In addition to concerns over a clash with civic values, it’s demographically easy to see why local politicians would be behind such measures. According to the most recent data from the Public Policy Institute of California, the state was home to more than 10 million immigrants as of 2015, and 27 percent of its population is foreign born—about twice the U.S. percentage. Furthermore, L.A.’s foreign population largely comprises Mexican immigrants—41 percent—who have been among the groups Trump has singled out for censure.
“We are a Blue state, but regardless of politics, it goes deeper than that,” said Fredy Ceja, the communications director for Cedillo.
The restrictionist policies espoused by the White House and the wall are having a negatively profound impact on the way the city operates, according to Ceja.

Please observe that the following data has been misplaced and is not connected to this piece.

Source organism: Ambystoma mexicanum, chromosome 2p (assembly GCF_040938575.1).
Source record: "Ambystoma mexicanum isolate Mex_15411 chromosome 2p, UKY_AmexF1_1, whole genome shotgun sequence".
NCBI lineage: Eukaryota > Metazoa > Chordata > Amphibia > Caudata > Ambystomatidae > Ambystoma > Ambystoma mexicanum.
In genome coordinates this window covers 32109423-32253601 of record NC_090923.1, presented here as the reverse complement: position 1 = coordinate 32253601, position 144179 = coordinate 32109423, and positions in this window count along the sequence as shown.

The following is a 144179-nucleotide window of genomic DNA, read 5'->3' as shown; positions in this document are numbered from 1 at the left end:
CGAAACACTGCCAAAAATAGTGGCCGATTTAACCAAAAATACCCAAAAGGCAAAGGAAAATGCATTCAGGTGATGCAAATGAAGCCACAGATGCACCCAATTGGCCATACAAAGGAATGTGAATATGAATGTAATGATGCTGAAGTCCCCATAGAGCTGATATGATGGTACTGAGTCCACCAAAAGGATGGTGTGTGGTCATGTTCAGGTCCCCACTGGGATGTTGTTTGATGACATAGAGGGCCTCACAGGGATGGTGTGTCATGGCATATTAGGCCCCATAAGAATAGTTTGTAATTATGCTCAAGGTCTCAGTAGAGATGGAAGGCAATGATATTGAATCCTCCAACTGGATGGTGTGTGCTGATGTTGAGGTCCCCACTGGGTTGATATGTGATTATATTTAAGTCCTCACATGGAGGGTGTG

“You are talking about [undocumented] individuals who are going into the shadows again, who don’t want to call their local representatives, who don’t want to report crimes, who fear being out in public because they fear they are going to be deported next. When you talk about those differences, might some jobs be affected? Maybe. It’s a delicate game. You must consider people whose jobs may get affected, but you also have to take into consideration the effects that the Trump administration’s immigration policies have had in our communities. It’s affecting the entire community, not just those families being torn apart.”
On the other side of the debate are construction-related businesses that depend on lucrative government contracts, organizations representing their interests and those of the wider L.A. business community, who find the legislation unconstitutional, discriminatory and, at a minimum, bad for business.
“Seeking to exclude construction workers and their employers because they are doing honest and fairly competed, funded federal work is a particularly bad way to score a political point,” said Brian Turmail, a spokesperson for The Associated General Contractors of America (AGC).